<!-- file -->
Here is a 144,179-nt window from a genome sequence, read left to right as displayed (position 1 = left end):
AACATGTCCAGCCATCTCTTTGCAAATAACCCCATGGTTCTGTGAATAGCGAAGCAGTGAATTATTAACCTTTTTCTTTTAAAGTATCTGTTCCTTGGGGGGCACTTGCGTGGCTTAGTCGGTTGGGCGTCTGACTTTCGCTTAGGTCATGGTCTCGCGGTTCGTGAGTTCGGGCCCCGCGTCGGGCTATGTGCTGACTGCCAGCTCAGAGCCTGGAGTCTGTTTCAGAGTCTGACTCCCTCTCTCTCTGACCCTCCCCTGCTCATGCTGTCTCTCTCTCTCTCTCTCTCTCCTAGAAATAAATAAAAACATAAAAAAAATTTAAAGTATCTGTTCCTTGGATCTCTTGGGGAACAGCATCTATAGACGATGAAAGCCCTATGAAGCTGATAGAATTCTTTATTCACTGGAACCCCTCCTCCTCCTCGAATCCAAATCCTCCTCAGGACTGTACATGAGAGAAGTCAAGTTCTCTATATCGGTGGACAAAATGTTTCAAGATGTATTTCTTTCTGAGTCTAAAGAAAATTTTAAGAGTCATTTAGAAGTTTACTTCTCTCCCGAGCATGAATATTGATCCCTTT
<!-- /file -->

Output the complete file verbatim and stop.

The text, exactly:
Here is a 144,179-nt window from a genome sequence, read left to right as displayed (position 1 = left end):
AACATGTCCAGCCATCTCTTTGCAAATAACCCCATGGTTCTGTGAATAGCGAAGCAGTGAATTATTAACCTTTTTCTTTTAAAGTATCTGTTCCTTGGGGGGCACTTGCGTGGCTTAGTCGGTTGGGCGTCTGACTTTCGCTTAGGTCATGGTCTCGCGGTTCGTGAGTTCGGGCCCCGCGTCGGGCTATGTGCTGACTGCCAGCTCAGAGCCTGGAGTCTGTTTCAGAGTCTGACTCCCTCTCTCTCTGACCCTCCCCTGCTCATGCTGTCTCTCTCTCTCTCTCTCTCTCCTAGAAATAAATAAAAACATAAAAAAAATTTAAAGTATCTGTTCCTTGGATCTCTTGGGGAACAGCATCTATAGACGATGAAAGCCCTATGAAGCTGATAGAATTCTTTATTCACTGGAACCCCTCCTCCTCCTCGAATCCAAATCCTCCTCAGGACTGTACATGAGAGAAGTCAAGTTCTCTATATCGGTGGACAAAATGTTTCAAGATGTATTTCTTTCTGAGTCTAAAGAAAATTTTAAGAGTCATTTAGAAGTTTACTTCTCTCCCGAGCATGAATATTGATCCCTTT